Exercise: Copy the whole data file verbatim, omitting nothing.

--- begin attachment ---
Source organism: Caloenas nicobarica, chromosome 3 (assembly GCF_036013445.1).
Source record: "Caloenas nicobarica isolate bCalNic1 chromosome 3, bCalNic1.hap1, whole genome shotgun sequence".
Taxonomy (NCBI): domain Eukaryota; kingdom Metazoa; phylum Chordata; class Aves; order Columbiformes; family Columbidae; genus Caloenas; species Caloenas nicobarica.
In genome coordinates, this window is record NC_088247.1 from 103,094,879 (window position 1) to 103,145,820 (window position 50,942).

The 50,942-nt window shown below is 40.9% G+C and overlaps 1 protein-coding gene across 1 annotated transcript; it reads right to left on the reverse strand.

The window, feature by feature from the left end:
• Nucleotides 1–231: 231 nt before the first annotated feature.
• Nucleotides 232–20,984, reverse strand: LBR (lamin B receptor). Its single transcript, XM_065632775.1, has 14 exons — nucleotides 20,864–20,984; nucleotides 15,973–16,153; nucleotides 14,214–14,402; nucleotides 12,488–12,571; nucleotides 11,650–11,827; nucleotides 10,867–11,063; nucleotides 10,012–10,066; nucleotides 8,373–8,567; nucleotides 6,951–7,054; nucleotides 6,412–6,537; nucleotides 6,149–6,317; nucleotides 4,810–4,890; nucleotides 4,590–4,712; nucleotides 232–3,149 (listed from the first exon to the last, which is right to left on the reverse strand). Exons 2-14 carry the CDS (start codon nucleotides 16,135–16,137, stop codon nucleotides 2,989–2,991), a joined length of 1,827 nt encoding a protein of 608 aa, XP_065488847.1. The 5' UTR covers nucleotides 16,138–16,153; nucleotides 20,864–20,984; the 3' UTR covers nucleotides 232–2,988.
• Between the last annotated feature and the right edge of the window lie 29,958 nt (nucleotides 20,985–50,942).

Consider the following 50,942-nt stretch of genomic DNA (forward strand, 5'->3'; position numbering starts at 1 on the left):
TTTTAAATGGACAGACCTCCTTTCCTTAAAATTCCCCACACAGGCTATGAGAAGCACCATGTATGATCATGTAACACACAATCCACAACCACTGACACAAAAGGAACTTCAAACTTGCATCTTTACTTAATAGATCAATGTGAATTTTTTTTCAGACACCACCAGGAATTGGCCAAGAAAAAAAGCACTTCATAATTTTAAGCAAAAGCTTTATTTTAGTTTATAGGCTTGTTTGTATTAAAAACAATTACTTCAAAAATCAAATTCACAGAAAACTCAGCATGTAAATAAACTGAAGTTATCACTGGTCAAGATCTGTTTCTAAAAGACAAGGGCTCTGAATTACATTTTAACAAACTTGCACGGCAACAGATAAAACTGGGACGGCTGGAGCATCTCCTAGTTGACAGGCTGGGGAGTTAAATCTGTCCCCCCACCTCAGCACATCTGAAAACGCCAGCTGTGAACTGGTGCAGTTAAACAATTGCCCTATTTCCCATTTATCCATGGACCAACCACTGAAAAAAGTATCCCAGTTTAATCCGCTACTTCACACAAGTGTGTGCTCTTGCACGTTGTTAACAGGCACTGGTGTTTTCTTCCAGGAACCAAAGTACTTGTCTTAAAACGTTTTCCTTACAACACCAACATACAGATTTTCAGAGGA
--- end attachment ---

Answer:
Source organism: Caloenas nicobarica, chromosome 3 (assembly GCF_036013445.1).
Source record: "Caloenas nicobarica isolate bCalNic1 chromosome 3, bCalNic1.hap1, whole genome shotgun sequence".
Taxonomy (NCBI): domain Eukaryota; kingdom Metazoa; phylum Chordata; class Aves; order Columbiformes; family Columbidae; genus Caloenas; species Caloenas nicobarica.
In genome coordinates, this window is record NC_088247.1 from 103,094,879 (window position 1) to 103,145,820 (window position 50,942).

The 50,942-nt window shown below is 40.9% G+C and overlaps 1 protein-coding gene across 1 annotated transcript; it reads right to left on the reverse strand.

The window, feature by feature from the left end:
• Nucleotides 1–231: 231 nt before the first annotated feature.
• Nucleotides 232–20,984, reverse strand: LBR (lamin B receptor). Its single transcript, XM_065632775.1, has 14 exons — nucleotides 20,864–20,984; nucleotides 15,973–16,153; nucleotides 14,214–14,402; nucleotides 12,488–12,571; nucleotides 11,650–11,827; nucleotides 10,867–11,063; nucleotides 10,012–10,066; nucleotides 8,373–8,567; nucleotides 6,951–7,054; nucleotides 6,412–6,537; nucleotides 6,149–6,317; nucleotides 4,810–4,890; nucleotides 4,590–4,712; nucleotides 232–3,149 (listed from the first exon to the last, which is right to left on the reverse strand). Exons 2-14 carry the CDS (start codon nucleotides 16,135–16,137, stop codon nucleotides 2,989–2,991), a joined length of 1,827 nt encoding a protein of 608 aa, XP_065488847.1. The 5' UTR covers nucleotides 16,138–16,153; nucleotides 20,864–20,984; the 3' UTR covers nucleotides 232–2,988.
• Between the last annotated feature and the right edge of the window lie 29,958 nt (nucleotides 20,985–50,942).

Consider the following 50,942-nt stretch of genomic DNA (forward strand, 5'->3'; position numbering starts at 1 on the left):
TTTTAAATGGACAGACCTCCTTTCCTTAAAATTCCCCACACAGGCTATGAGAAGCACCATGTATGATCATGTAACACACAATCCACAACCACTGACACAAAAGGAACTTCAAACTTGCATCTTTACTTAATAGATCAATGTGAATTTTTTTTCAGACACCACCAGGAATTGGCCAAGAAAAAAAGCACTTCATAATTTTAAGCAAAAGCTTTATTTTAGTTTATAGGCTTGTTTGTATTAAAAACAATTACTTCAAAAATCAAATTCACAGAAAACTCAGCATGTAAATAAACTGAAGTTATCACTGGTCAAGATCTGTTTCTAAAAGACAAGGGCTCTGAATTACATTTTAACAAACTTGCACGGCAACAGATAAAACTGGGACGGCTGGAGCATCTCCTAGTTGACAGGCTGGGGAGTTAAATCTGTCCCCCCACCTCAGCACATCTGAAAACGCCAGCTGTGAACTGGTGCAGTTAAACAATTGCCCTATTTCCCATTTATCCATGGACCAACCACTGAAAAAAGTATCCCAGTTTAATCCGCTACTTCACACAAGTGTGTGCTCTTGCACGTTGTTAACAGGCACTGGTGTTTTCTTCCAGGAACCAAAGTACTTGTCTTAAAACGTTTTCCTTACAACACCAACATACAGATTTTCAGAGGA